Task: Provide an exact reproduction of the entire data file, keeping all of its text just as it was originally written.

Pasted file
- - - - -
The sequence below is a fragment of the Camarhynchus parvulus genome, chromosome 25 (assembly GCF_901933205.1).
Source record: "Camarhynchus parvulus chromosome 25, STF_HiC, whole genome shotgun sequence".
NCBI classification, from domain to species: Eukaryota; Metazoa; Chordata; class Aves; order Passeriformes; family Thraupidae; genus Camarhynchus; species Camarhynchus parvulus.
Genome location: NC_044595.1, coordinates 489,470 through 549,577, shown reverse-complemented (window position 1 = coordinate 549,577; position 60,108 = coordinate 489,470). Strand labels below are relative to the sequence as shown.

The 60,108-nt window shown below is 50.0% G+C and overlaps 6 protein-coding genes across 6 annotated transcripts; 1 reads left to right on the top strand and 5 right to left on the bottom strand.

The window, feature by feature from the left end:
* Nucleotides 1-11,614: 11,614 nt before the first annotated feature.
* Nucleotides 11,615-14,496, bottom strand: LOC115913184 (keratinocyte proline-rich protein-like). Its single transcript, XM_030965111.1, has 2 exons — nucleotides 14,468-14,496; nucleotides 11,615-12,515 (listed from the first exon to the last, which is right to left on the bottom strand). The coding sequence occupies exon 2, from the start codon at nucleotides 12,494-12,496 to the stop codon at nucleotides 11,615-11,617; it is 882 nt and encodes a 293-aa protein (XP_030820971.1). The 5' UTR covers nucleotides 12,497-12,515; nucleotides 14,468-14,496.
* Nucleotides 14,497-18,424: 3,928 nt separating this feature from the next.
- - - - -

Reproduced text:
The sequence below is a fragment of the Camarhynchus parvulus genome, chromosome 25 (assembly GCF_901933205.1).
Source record: "Camarhynchus parvulus chromosome 25, STF_HiC, whole genome shotgun sequence".
NCBI classification, from domain to species: Eukaryota; Metazoa; Chordata; class Aves; order Passeriformes; family Thraupidae; genus Camarhynchus; species Camarhynchus parvulus.
Genome location: NC_044595.1, coordinates 489,470 through 549,577, shown reverse-complemented (window position 1 = coordinate 549,577; position 60,108 = coordinate 489,470). Strand labels below are relative to the sequence as shown.

The 60,108-nt window shown below is 50.0% G+C and overlaps 6 protein-coding genes across 6 annotated transcripts; 1 reads left to right on the top strand and 5 right to left on the bottom strand.

The window, feature by feature from the left end:
* Nucleotides 1-11,614: 11,614 nt before the first annotated feature.
* Nucleotides 11,615-14,496, bottom strand: LOC115913184 (keratinocyte proline-rich protein-like). Its single transcript, XM_030965111.1, has 2 exons — nucleotides 14,468-14,496; nucleotides 11,615-12,515 (listed from the first exon to the last, which is right to left on the bottom strand). The coding sequence occupies exon 2, from the start codon at nucleotides 12,494-12,496 to the stop codon at nucleotides 11,615-11,617; it is 882 nt and encodes a 293-aa protein (XP_030820971.1). The 5' UTR covers nucleotides 12,497-12,515; nucleotides 14,468-14,496.
* Nucleotides 14,497-18,424: 3,928 nt separating this feature from the next.